David Olney, |
When the Deal Goes Down
If When the Deal Goes Down is any indication of the quality of David Olney's work, I can only shake my head and wonder how I managed to miss this exceptional singer-songwriter all these years. (His first solo album appeared in 1986.) If nothing else, I learn again that my complacent assumption that at any given moment I know, or at least know of, all worthwhile roots-based music is nothing short of delusional. I have been aware of Olney -- his name was certainly not unfamiliar to me -- but till now I had heard few of his songs.
Let's put it this way: From the evidence of Deal, as a songwriter Olney, who lives in Nashville, can be spoken of in the same breath as the revered British master Richard Thompson, though he is certainly no Thompson clone. Like Thompson, however, Olney boldly takes on the Big Subjects -- God, death, the fate of the soul, the supernatural, the experience of war -- and has the mature artist's ability to avoid missteps (with possibly one exception, noted below) and to say things that will stick in your head and possibly even make you wiser. The musical language in which these stories and reflections are expressed is folk and folk-rock, with the occasional detour into classic jazz-pop.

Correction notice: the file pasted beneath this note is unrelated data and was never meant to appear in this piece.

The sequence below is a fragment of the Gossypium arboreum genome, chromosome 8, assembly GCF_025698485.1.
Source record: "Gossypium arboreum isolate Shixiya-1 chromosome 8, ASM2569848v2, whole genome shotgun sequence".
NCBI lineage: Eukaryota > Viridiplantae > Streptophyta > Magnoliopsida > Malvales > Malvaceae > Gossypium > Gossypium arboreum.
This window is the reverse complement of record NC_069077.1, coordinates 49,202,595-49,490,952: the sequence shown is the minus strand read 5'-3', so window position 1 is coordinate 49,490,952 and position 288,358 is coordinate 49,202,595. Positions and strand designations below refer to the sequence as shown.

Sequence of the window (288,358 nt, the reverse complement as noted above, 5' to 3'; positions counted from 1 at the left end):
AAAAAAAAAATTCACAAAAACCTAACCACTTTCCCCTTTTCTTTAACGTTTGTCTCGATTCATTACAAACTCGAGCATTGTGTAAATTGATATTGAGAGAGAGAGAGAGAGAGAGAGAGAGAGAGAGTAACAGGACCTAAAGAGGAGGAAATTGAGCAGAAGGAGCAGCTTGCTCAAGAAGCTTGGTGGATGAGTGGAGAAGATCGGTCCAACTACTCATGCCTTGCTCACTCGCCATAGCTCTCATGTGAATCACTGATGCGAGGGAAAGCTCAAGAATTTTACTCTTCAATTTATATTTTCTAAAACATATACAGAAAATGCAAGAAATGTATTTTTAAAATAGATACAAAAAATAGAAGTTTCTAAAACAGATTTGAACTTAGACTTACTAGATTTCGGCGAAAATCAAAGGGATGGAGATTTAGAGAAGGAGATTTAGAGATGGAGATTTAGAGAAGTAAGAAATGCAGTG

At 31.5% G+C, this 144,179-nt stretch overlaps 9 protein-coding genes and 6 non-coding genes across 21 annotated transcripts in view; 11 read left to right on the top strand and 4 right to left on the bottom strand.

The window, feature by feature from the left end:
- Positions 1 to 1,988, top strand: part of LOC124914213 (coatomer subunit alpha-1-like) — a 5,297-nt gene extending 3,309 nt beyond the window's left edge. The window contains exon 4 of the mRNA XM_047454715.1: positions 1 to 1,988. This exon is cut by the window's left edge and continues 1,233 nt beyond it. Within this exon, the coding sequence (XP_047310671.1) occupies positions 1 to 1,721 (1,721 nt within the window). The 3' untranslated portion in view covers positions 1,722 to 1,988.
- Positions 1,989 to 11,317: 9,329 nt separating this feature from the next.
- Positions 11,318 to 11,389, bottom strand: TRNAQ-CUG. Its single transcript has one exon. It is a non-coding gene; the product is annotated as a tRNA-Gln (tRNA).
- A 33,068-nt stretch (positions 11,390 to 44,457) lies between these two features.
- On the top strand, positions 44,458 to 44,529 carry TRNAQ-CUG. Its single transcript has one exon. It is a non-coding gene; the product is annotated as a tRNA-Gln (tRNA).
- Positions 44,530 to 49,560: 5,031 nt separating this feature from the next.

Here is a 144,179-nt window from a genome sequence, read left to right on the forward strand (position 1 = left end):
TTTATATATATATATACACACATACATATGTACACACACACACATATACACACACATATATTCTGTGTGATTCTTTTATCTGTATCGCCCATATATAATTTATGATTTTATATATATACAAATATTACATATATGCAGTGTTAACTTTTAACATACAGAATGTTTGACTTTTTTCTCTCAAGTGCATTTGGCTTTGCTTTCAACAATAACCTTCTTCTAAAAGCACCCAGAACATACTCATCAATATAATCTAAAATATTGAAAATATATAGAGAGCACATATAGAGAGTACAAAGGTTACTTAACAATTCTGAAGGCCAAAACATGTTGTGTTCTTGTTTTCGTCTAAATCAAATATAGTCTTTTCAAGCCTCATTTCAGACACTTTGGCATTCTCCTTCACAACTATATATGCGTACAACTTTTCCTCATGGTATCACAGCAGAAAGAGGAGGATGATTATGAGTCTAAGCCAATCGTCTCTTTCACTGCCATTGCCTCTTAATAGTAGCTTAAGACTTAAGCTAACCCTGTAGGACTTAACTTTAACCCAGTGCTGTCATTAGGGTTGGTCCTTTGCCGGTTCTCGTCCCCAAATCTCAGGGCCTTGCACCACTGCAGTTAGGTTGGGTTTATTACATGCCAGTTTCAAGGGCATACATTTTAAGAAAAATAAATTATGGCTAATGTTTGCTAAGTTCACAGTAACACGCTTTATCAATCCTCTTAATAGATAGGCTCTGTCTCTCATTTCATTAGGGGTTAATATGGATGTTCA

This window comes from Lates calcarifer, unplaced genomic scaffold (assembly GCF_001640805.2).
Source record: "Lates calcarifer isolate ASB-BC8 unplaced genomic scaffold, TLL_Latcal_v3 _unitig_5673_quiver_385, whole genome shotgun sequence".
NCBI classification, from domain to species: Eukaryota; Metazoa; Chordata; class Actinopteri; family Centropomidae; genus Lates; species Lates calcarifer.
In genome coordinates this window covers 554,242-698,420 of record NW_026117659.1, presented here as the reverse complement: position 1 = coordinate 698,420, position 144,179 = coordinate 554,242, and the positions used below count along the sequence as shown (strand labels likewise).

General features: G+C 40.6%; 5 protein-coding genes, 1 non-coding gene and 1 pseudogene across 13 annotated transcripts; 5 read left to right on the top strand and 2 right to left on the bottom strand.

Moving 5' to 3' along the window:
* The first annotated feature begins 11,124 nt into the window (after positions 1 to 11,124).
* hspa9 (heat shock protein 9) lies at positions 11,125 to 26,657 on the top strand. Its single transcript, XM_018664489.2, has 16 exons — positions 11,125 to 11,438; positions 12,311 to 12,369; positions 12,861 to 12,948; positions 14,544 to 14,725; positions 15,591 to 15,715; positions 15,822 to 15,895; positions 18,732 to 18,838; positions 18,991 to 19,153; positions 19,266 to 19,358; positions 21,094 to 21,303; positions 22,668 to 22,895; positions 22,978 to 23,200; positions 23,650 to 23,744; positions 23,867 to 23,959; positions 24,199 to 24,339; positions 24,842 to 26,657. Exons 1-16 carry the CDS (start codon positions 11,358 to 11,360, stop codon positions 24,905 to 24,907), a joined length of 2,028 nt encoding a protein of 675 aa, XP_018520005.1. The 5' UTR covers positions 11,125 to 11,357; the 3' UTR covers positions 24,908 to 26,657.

It's amazing, or frustrating, how many singer-songwriters seem constitutionally (or intellectually) unable to write anything but relationship songs. Olney has a few of those, too -- "Why So Blue?" is in the style of a jazzy 1920s pop tune of the kind revived latterly by Leon Redbone -- but their manifest smartness and sophistication place them in a category of their own, taking worn themes and applying a new shine to them. He does the same with the vaguely countryish "Sad Saturday Night."
The really striking stuff, though, is the likes of "Scarecrow Man," a genuinely scary narrative inspired by the likes of the more gothic Child ballads ("The Wife of Usher's Well" comes to mind) and "Soldier of Misfortune," which Olney reports he wrote just as the Vietnam War was winding down. Yet it speaks movingly to the universal experience of senseless conflict and its unfathomable human toll.
Like Guy Clark's, Olney's voice is wry, worn and intimately conversational. Still, he's stretching it a bit on "Roll This Stone," which (I take it) is intended to satirize the early Rolling Stones. It's certainly not a bad song, but it's just as surely the least necessary; who even thinks about the Stones anymore? Apparently not even the Stones, judging from the quality of their output in recent decades. Maybe their business manager still cares. The rest of us have no such obligation.
Oh well. Here's what's important: When the Deal Goes Down (along with Jeff Black's Folklore, which I reviewed in this space on 14 June 2014) sets the bar for this year in rooted songwriting. Be warned, all would-be competitors: it's a dauntingly high one.
music review by
26 July 2014
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